git range-diff

After completing a rebase, and before pushing up your changes, you may want to review the changes between your old branch and your new one. You can do that with git range-diff master @{upstream} HEAD.

The first argument to range-diff, master in this case, is the base revision that you're comparing your old and new branch against. The second argument is the old version of your branch; in this case, @upstream means the version that you've pushed to GitHub, which is the same as what people will see in your pull request. Finally, the third argument to range-diff is the new version of your branch; in this case, it is HEAD, which is the commit that is currently checked-out in your local repo.

Note that you can also use the equivalent, abbreviated form git range-diff master @{u} HEAD.

Unlike in regular Git diffs, you'll see a - or + next to another - or + in the range-diff output. The marker on the left indicates a change between the old branch and the new branch, and the marker on the right indicates a change you've committed. So, you can think of a range-diff as a "diff of diffs" since it shows you the differences between your old diff and your new diff.

Here's an example of git range-diff output (taken from Git's docs):

-:  ------- > 1:  0ddba11 Prepare for the inevitable!
1:  c0debee = 2:  cab005e Add a helpful message at the start
2:  f00dbal ! 3:  decafe1 Describe a bug
    @@ -1,3 +1,3 @@
     Author: A U Thor <author@example.com>

    -TODO: Describe a bug
    +Describe a bug
    @@ -324,5 +324,6
      This is expected.

    -+What is unexpected is that it will also crash.
    ++Unexpectedly, it also crashes. This is a bug, and the jury is
    ++still out there how to fix it best. See ticket #314 for details.

      Contact
3:  bedead < -:  ------- TO-UNDO

(Note that git range-diff output in your terminal will probably be easier to read than in this example because it will have colors.)

Another feature of git range-diff is that, unlike git diff, it will also diff commit messages. This feature can be useful when amending several commit messages so you can make sure you changed the right parts.

git range-diff is a very useful command, but note that it can take some time to get used to its output format. You may also find Git's documentation on the command useful, especially their "Examples" section.

No-Merge Policy

The rust-lang/rust repo uses what is known as a "rebase workflow." This means that merge commits in PRs are not accepted. As a result, if you are running git merge locally, chances are good that you should be rebasing instead. Of course, this is not always true; if your merge will just be a fast-forward, like the merges that git pull usually performs, then no merge commit is created and you have nothing to worry about. Running git config merge.ff only (this will apply the config to the local repo). once will ensure that all the merges you perform are of this type, so that you cannot make a mistake.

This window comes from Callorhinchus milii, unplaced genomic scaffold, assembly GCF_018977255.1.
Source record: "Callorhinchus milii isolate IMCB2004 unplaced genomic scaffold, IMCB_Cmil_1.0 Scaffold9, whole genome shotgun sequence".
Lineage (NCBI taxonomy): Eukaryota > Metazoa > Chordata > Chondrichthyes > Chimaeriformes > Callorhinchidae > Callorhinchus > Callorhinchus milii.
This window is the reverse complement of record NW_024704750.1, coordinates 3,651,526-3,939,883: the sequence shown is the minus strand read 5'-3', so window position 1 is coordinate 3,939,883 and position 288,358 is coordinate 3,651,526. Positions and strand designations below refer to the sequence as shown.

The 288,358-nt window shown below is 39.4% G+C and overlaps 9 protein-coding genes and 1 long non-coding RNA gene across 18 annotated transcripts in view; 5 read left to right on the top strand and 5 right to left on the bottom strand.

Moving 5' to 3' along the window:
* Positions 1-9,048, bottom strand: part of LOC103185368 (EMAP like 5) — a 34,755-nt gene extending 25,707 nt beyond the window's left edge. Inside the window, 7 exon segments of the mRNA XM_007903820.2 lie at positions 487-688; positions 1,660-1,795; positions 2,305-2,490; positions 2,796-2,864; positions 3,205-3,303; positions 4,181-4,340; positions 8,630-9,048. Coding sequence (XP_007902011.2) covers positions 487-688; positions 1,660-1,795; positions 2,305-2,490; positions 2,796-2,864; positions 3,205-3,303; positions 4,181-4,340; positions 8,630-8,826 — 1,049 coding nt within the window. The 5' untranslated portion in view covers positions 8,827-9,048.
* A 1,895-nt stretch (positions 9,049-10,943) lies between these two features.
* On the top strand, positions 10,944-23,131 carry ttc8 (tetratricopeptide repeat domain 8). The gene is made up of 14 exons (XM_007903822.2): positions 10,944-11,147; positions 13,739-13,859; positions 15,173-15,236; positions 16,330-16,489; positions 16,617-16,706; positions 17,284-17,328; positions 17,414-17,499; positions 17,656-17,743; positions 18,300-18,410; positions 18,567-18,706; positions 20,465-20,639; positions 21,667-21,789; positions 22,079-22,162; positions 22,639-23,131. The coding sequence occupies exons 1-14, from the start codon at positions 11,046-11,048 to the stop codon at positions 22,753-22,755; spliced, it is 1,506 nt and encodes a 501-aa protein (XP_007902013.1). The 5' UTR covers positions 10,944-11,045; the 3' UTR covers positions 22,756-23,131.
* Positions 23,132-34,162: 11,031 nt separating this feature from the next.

There are a number of reasons for this decision and like all others, it is a tradeoff. The main advantage is the generally linear commit history. This greatly simplifies bisecting and makes the history and commit log much easier to follow and understand.

Git submodules

NOTE: submodules are a nice thing to know about, but it isn't an absolute prerequisite to contribute to rustc. If you are using Git for the first time, you might want to get used to the main concepts of Git before reading this section.

The rust-lang/rust repository uses Git submodules as a way to use other Rust projects from within the rust repo. Examples include Rust's fork of llvm-project and many devtools such as cargo, rust-analyzer and rls.

Those projects are developed and maintained in an separate Git (and GitHub) repository, and they have their own Git history/commits, issue tracker and PRs. Submodules allow us to create some sort of embedded sub-repository inside the rust repository and use them like they were directories in the rust repository.

Take miri for example. miri is maintained in the rust-lang/miri repository, but it is used in rust-lang/rust by the compiler for const evaluation. We bring it in rust as a submodule, in the src/tools/miri folder.

The contents of submodules are ignored by Git: submodules are in some sense isolated from the rest of the repository. However, if you try to cd src/tools/miri and then run git status:

HEAD detached at 3fafb835
nothing to commit, working tree clean

As far as git is concerned, you are no longer in the rust repo, but in the miri repo. You will notice that we are in "detatched HEAD" state, i.e. not on a branch but on a particular commit.

This is because, like any dependency, we want to be able to control which version to use. Submodules allow us to do just that: every submodule is "pinned" to a certain commit, which doesn't change unless modified manually. If you use git checkout <commit> in the miri directory and go back to the rust directory, you can stage this change like any other. This is usually done by the maintainers of the project, and looks like this.

Git submodules take some time to get used to, so don't worry if it isn't perfectly clear yet. You will rarely have to use them directly and, again, you don't need to know everything about submodules to contribute to Rust. Just know that they exist and that they correspond to some sort of embedded subrepository dependency that Git can nicely and fairly conveniently handle for us.